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View Full Version : HD 5512b...a Habitable Planet around HD5512



trinitree88
2011-Aug-18, 02:13 PM
Thrown in with Gliese's potentially habitable planet, the authors reason this one is too if the cloud cover is ~ 50%:shifty:. SEE:http://arxiv.org/ftp/arxiv/papers/1108/1108.3561.pdf


pete oops HD85512...

BigDon
2011-Aug-18, 03:58 PM
I'm going to have to come back and read this at length.

Thanks Trin.

trinitree88
2011-Aug-18, 06:46 PM
I'm going to have to come back and read this at length.

Thanks Trin.

Me,too, Big Guy. I often scan and post for others, and then browse through them later when I'm less harried. This week, definitely harried. Enjoy

Hungry4info
2011-Aug-18, 08:52 PM
Thrown in with Gliese's potentially habitable planet
Gliese is a star catalogue. Star catalogues don't have planets of their own.
Perhaps you meant Gliese 581? :razz:

Bynaus
2011-Aug-19, 09:13 AM
potentially habitable planet

Its almost certainly a super-Venus, but we will not be able to know that for sure for at least another decade, or two (except if it transits).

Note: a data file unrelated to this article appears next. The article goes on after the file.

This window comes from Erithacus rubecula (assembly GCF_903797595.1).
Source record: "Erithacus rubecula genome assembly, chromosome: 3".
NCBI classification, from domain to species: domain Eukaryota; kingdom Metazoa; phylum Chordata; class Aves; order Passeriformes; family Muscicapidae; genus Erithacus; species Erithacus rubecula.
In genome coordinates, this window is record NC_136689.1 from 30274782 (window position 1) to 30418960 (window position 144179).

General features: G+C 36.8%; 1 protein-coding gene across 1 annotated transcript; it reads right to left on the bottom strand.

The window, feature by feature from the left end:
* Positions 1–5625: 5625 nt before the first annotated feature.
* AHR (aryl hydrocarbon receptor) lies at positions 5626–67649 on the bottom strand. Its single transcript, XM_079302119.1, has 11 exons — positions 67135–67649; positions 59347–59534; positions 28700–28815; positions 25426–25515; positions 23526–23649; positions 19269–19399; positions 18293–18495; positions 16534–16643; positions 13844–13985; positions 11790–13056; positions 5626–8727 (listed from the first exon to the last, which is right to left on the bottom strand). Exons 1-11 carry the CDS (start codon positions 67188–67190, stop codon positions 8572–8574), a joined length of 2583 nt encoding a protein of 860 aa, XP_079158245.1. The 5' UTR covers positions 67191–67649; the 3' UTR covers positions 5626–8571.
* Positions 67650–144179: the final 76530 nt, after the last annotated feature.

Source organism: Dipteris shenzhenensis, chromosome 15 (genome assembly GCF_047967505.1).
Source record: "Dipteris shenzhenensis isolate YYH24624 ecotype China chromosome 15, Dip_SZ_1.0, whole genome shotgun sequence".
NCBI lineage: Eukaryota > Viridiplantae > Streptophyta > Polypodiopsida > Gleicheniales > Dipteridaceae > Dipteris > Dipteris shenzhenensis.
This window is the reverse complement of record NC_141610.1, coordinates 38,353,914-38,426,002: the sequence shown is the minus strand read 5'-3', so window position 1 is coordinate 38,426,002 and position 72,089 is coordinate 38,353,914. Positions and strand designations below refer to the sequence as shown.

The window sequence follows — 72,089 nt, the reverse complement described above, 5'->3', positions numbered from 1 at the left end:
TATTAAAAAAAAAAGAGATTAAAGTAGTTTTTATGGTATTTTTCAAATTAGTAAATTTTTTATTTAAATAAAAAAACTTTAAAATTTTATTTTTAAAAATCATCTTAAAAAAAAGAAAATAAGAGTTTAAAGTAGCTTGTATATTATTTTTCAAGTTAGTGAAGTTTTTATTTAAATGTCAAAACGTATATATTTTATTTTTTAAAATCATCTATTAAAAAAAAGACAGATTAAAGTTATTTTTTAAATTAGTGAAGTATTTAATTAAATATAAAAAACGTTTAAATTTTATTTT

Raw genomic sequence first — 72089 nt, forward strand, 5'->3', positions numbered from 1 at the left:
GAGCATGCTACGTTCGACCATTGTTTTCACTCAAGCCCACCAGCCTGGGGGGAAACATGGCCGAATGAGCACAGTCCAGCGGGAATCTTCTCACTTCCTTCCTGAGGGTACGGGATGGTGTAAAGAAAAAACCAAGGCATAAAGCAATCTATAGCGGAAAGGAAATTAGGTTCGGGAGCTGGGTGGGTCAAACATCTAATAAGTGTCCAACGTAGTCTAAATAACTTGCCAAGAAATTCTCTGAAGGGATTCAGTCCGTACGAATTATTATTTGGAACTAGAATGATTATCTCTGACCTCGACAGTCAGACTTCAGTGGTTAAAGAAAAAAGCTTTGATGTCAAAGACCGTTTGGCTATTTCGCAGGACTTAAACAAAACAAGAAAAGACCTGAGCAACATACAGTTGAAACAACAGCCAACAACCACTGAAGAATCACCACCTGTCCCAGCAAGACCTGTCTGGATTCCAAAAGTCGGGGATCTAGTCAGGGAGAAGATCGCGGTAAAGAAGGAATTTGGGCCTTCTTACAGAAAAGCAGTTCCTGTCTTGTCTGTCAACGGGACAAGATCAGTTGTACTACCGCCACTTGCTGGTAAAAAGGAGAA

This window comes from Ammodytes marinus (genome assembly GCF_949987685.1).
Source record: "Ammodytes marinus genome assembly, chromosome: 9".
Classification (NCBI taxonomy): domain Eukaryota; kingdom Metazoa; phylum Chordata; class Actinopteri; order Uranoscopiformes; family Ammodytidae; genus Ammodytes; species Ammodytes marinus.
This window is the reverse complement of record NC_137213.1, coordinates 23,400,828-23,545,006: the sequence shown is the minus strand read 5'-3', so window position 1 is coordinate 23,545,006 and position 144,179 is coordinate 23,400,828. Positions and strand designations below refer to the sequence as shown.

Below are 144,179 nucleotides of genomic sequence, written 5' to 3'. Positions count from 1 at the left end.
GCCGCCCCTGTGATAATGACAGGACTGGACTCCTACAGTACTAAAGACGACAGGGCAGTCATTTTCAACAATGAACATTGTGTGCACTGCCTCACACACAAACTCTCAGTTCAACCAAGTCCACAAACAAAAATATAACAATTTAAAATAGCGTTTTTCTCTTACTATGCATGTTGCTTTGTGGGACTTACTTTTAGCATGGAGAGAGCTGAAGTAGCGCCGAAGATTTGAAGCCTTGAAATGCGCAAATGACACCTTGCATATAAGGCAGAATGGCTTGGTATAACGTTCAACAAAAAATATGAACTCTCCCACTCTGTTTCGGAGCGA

trinitree88
2011-Aug-20, 02:59 PM
Gliese is a star catalogue. Star catalogues don't have planets of their own.
Perhaps you meant Gliese 581? :razz:

Hungry. Yep, I abbreviated that a bit. What with all the international media on Gliese 581's little companion, I figured most people would jump to the correct conclusion. :eek::shifty:pete

Kullat Nunu
2011-Aug-23, 09:02 AM
They monitored 10 chromospherically quiet stars... and found (http://arxiv.org/abs/1108.3447) five super-Earths! One for HD85512, two for HD192310, and three for HD20794. These planets must be very common! :eek:

PS. Interesting how low profile the HARPS team keeps. IMO this definitely is worth at least a press release. Or are we already in the situation where only genuine super-Earths are newsworthy? ;)

kzb
2011-Aug-23, 12:25 PM
Anyone else find this HDxxxx.... nomenclature distracting?

Anyway, on a skim read, what I noticed is that two of these stars have markedly lower metallicity than the sun. One of them (HD192310) is only slightly lower than the sun. Yet all three have potentially rocky worlds more massive than the Earth.